A new report co-published by the Florida Times Union and journalism non-profit ProPublica revealed strong evidence that the sheriff’s office in Jacksonville has been racially profiling people of color for pedestrian citations. While such tickets might seem a minor annoyance, the disproportionate way in which they are reportedly being doled out raises serious concerns that the department could be disparately deploying justice. If it’s happening with pedestrian tickets, it’s not an enormous leap of logic to suppose it may be happening when it comes to other offenses too.
Our traffic ticket defense lawyers know that a simple allegation of racial discrimination won’t necessarily stand up as a defense in court. While it could be grounds to file a civil rights lawsuit, in criminal or traffic courts, the main issue will be the reasonable suspicion to stop the individual and the strength of evidence of a crime or violation.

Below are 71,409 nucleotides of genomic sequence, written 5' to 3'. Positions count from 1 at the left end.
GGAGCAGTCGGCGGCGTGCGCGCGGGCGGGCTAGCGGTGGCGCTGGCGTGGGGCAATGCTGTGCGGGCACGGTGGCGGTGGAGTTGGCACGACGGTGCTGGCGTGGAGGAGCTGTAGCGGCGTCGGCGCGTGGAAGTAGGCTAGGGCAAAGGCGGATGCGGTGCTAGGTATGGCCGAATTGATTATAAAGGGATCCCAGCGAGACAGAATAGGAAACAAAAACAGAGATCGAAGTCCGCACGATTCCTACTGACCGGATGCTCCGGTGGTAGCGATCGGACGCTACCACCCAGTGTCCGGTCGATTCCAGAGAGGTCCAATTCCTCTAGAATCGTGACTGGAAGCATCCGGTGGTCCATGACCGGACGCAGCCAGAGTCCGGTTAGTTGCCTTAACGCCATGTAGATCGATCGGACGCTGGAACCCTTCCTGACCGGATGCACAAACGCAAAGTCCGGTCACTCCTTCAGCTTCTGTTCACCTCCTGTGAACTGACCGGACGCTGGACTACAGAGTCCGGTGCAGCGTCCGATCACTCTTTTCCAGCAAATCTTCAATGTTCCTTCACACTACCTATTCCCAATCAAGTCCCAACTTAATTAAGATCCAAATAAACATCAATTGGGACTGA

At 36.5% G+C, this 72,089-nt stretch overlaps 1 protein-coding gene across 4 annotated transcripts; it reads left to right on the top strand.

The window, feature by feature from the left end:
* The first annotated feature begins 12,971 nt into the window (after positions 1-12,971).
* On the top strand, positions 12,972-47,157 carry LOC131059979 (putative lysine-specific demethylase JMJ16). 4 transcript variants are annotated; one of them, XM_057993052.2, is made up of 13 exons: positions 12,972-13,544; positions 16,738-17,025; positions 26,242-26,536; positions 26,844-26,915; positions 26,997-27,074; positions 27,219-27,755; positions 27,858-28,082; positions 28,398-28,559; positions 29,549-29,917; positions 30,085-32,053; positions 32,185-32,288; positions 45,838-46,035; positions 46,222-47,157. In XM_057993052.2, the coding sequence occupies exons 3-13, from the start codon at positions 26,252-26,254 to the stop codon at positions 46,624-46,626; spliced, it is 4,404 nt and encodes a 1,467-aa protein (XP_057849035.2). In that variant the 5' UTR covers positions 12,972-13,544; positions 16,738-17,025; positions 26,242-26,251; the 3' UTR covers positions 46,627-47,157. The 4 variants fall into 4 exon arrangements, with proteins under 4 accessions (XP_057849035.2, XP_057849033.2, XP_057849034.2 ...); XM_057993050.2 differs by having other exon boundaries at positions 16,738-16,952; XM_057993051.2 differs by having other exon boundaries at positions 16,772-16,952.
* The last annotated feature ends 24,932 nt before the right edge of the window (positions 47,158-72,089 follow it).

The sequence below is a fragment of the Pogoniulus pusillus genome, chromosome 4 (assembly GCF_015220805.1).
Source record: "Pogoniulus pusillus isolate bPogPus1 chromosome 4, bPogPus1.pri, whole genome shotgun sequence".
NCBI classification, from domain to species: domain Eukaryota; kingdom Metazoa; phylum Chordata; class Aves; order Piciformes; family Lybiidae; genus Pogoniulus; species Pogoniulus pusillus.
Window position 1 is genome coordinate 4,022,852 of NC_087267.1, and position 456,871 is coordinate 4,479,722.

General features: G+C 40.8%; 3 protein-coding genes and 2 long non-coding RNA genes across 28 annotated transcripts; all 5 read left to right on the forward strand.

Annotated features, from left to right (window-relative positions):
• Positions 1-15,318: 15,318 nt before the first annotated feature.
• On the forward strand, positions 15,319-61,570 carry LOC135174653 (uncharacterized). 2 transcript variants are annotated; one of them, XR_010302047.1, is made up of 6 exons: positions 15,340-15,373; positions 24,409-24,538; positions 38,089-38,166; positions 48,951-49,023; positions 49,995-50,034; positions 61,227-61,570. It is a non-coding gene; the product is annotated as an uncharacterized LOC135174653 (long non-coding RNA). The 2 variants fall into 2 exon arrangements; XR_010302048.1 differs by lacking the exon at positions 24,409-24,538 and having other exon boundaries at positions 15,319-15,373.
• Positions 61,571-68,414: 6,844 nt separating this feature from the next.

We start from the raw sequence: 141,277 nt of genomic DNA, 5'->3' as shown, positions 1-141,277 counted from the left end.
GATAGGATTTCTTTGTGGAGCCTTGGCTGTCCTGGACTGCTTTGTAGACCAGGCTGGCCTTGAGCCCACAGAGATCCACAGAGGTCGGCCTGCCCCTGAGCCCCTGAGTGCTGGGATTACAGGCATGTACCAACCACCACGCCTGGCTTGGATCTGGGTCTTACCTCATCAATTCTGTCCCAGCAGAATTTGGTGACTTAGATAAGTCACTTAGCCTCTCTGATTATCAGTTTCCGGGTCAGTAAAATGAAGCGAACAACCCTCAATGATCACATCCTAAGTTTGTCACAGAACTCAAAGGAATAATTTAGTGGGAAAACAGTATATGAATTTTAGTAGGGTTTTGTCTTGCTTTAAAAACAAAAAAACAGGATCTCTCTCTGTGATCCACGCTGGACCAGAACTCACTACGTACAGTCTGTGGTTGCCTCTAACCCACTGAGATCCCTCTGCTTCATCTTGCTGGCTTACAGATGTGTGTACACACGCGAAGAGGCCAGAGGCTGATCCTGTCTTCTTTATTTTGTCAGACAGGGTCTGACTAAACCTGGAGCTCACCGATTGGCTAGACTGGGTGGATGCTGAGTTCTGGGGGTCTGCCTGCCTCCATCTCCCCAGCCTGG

As far as these citations, Florida has a wide range of 28 different statutes pedestrians are required to follow. There are prohibitions on everything from jaywalking to crossing the street against a red light. Local ordinance in Jacksonville also allows ticketing for crossing the street at anything other than a right angle, crossing at a yellow light or not walking on the left side of the road that lacks a sidewalk. The sheriff’s office insists it must vigorously enforce these provisions because Florida has the highest rate of pedestrian deaths in the country. That is true, of course, but the journalists discovered the laws aren’t being applied unilaterally. Continue reading